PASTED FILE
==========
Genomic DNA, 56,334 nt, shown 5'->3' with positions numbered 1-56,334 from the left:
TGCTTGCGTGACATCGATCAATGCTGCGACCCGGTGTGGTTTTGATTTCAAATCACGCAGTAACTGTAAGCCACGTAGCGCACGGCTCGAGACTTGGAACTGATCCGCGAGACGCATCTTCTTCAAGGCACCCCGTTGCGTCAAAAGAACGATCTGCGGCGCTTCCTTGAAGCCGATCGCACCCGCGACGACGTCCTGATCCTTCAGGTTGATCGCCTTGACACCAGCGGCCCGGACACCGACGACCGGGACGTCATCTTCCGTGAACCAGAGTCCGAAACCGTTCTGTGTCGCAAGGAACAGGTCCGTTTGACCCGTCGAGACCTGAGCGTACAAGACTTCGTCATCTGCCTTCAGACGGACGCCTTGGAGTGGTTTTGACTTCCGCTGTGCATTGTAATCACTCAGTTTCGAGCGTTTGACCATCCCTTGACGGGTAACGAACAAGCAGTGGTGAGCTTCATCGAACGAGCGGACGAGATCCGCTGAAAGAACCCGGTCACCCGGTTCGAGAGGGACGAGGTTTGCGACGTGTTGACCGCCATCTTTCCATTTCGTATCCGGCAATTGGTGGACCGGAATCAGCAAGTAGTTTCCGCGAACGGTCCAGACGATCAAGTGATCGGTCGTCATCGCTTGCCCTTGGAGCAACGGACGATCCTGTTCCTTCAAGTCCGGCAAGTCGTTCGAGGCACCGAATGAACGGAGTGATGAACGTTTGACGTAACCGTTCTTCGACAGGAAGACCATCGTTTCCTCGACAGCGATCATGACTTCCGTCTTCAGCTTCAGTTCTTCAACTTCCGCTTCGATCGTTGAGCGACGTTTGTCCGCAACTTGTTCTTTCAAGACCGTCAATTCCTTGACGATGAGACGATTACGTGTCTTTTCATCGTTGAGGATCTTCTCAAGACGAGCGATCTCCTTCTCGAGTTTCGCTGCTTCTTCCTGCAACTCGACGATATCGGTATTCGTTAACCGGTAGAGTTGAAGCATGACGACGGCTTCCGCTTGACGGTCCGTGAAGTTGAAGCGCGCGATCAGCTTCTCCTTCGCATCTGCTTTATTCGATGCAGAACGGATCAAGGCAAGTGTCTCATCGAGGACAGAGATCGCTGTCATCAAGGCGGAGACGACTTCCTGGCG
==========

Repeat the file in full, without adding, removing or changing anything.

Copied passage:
Genomic DNA, 56,334 nt, shown 5'->3' with positions numbered 1-56,334 from the left:
TGCTTGCGTGACATCGATCAATGCTGCGACCCGGTGTGGTTTTGATTTCAAATCACGCAGTAACTGTAAGCCACGTAGCGCACGGCTCGAGACTTGGAACTGATCCGCGAGACGCATCTTCTTCAAGGCACCCCGTTGCGTCAAAAGAACGATCTGCGGCGCTTCCTTGAAGCCGATCGCACCCGCGACGACGTCCTGATCCTTCAGGTTGATCGCCTTGACACCAGCGGCCCGGACACCGACGACCGGGACGTCATCTTCCGTGAACCAGAGTCCGAAACCGTTCTGTGTCGCAAGGAACAGGTCCGTTTGACCCGTCGAGACCTGAGCGTACAAGACTTCGTCATCTGCCTTCAGACGGACGCCTTGGAGTGGTTTTGACTTCCGCTGTGCATTGTAATCACTCAGTTTCGAGCGTTTGACCATCCCTTGACGGGTAACGAACAAGCAGTGGTGAGCTTCATCGAACGAGCGGACGAGATCCGCTGAAAGAACCCGGTCACCCGGTTCGAGAGGGACGAGGTTTGCGACGTGTTGACCGCCATCTTTCCATTTCGTATCCGGCAATTGGTGGACCGGAATCAGCAAGTAGTTTCCGCGAACGGTCCAGACGATCAAGTGATCGGTCGTCATCGCTTGCCCTTGGAGCAACGGACGATCCTGTTCCTTCAAGTCCGGCAAGTCGTTCGAGGCACCGAATGAACGGAGTGATGAACGTTTGACGTAACCGTTCTTCGACAGGAAGACCATCGTTTCCTCGACAGCGATCATGACTTCCGTCTTCAGCTTCAGTTCTTCAACTTCCGCTTCGATCGTTGAGCGACGTTTGTCCGCAACTTGTTCTTTCAAGACCGTCAATTCCTTGACGATGAGACGATTACGTGTCTTTTCATCGTTGAGGATCTTCTCAAGACGAGCGATCTCCTTCTCGAGTTTCGCTGCTTCTTCCTGCAACTCGACGATATCGGTATTCGTTAACCGGTAGAGTTGAAGCATGACGACGGCTTCCGCTTGACGGTCCGTGAAGTTGAAGCGCGCGATCAGCTTCTCCTTCGCATCTGCTTTATTCGATGCAGAACGGATCAAGGCAAGTGTCTCATCGAGGACAGAGATCGCTGTCATCAAGGCGGAGACGACTTCCTGGCG